The force of gravity, which defines the motion of the satellite, is proportional to mass, so at a particular distance the acceleration due to gravity will be the same on different objects.
Consider an object in open space with no forces acting on it moving with constant velocity. When that object enters a gravitational field the acceleration due to gravity will act on the body. Three things may happen.
The object is travelling wide of the centre of the gravitational field, it is deflected by the field but has sufficient momentum to escape the field. It has been deflected by the field, it will curve around the field and continue on into space.
The object is travelling nearer to the centre of the gravitational field. As it is deflected by the field it moves closer to the centre of the field and the acceleration due to gravity increases. It does not have suffient momentum to escape and ends up crashing into the planet or star that is generating the field.
The object does not have enough momentum to escape the planet, but has just enough momentum to be captured by the planet. In this case the force of gravity keeps the object moving around the planet. The planet will be at one of the focii of an elipse that describes the orbit of the object.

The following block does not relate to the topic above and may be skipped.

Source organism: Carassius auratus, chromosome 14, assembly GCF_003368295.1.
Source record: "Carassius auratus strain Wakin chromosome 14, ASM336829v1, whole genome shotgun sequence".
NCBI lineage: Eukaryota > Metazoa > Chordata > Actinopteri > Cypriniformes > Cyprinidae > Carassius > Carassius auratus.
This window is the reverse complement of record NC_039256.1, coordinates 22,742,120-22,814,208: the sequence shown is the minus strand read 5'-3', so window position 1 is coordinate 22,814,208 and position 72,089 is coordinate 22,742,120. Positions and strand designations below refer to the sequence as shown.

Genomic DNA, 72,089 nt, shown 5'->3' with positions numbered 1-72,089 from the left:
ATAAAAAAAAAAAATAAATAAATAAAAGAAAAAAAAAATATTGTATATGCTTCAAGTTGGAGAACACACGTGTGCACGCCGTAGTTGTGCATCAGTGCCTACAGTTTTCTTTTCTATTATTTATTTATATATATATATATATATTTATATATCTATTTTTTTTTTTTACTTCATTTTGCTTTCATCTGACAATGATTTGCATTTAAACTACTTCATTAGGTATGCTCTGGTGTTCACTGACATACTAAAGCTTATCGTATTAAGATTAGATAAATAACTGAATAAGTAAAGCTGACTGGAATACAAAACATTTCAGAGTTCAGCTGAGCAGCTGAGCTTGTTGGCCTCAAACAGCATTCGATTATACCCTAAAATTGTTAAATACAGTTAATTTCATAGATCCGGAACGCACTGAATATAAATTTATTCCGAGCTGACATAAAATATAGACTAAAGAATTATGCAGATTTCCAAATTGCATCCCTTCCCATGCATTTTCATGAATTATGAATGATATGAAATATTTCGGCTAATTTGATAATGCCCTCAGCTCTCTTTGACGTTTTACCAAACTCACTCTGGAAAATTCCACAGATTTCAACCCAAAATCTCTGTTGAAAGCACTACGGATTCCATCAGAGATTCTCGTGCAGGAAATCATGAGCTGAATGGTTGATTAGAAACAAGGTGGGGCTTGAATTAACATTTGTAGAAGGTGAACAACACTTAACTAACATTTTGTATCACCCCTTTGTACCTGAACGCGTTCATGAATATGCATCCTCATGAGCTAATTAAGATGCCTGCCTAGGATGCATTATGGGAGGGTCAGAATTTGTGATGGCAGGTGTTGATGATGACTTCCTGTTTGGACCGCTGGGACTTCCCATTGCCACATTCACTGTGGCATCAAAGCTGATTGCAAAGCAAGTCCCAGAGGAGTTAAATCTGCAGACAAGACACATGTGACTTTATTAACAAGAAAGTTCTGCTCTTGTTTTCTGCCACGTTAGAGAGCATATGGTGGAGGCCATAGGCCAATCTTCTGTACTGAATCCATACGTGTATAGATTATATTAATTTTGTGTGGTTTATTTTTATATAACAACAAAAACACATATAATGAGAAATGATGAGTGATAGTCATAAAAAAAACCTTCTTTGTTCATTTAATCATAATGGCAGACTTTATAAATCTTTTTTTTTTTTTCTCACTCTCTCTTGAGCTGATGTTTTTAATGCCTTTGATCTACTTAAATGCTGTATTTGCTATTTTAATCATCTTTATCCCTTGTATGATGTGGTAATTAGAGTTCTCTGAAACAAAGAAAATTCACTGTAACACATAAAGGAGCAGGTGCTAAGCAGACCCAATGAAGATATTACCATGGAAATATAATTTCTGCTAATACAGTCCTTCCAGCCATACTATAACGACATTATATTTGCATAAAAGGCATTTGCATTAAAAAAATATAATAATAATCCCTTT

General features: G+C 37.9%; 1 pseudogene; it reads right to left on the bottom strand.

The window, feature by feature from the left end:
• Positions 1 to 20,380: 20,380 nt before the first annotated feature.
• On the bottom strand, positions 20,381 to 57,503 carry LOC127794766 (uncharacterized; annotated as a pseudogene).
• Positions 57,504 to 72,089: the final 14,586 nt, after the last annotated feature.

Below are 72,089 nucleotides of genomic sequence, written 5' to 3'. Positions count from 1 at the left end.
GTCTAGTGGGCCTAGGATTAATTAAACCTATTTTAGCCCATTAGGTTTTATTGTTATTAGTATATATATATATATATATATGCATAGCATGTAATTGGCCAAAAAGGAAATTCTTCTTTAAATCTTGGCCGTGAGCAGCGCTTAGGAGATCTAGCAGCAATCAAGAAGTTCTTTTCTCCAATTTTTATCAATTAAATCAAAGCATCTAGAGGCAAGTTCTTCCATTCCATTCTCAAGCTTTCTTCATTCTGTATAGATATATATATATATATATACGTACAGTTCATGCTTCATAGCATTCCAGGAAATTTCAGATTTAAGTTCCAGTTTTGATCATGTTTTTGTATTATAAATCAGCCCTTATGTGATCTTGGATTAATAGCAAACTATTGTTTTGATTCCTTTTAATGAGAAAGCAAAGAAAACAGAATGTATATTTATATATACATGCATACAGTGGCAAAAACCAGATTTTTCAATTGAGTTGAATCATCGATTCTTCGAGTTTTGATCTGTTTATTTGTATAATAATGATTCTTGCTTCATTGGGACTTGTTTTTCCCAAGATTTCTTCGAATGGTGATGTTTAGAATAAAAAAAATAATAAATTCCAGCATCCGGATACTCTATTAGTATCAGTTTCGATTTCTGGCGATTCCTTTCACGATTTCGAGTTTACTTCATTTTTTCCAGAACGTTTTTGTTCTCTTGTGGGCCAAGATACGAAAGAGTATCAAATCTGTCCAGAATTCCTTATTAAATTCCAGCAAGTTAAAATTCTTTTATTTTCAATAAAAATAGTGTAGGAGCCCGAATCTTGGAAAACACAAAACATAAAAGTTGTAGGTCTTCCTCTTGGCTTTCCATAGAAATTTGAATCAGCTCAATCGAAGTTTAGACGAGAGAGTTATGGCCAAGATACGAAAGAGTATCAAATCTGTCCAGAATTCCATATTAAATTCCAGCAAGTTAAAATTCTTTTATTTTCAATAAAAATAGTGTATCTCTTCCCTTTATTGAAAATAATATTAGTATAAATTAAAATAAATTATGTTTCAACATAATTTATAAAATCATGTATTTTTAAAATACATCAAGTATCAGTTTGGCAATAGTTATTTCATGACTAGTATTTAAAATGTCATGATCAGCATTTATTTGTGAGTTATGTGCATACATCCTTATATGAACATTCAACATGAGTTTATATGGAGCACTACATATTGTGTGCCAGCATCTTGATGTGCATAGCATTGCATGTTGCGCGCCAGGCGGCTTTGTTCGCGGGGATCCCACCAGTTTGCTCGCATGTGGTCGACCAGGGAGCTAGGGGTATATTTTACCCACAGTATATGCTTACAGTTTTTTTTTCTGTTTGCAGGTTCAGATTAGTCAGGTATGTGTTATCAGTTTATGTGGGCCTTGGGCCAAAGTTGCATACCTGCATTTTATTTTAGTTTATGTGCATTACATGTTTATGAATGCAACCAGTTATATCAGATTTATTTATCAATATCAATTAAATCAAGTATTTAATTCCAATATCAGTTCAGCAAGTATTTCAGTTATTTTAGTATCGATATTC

We expect, and observe, that 3 is a fringe case. Most objects either pass on or end up crashing into the planet or star. Objects which are captured remain in orbit.
For man made satellites we can plan the orbit and as such calculate how to put the satellite into that orbit. There are lots of possible configurations for 'stable' orbits which may be geo-stationary or not. As we ubnderstand what the force of gravity is, and therefore the acceleration due to gravity, we can plot an orbit and calculate what the tangential velocity of a satellite at any point in that orbit would be. We can then put a satellite into the correct position, with the correct tangential velocity, and just 'let it go'.
There's a good explanation of the mathematics of orbital motion at this Wikipedia page.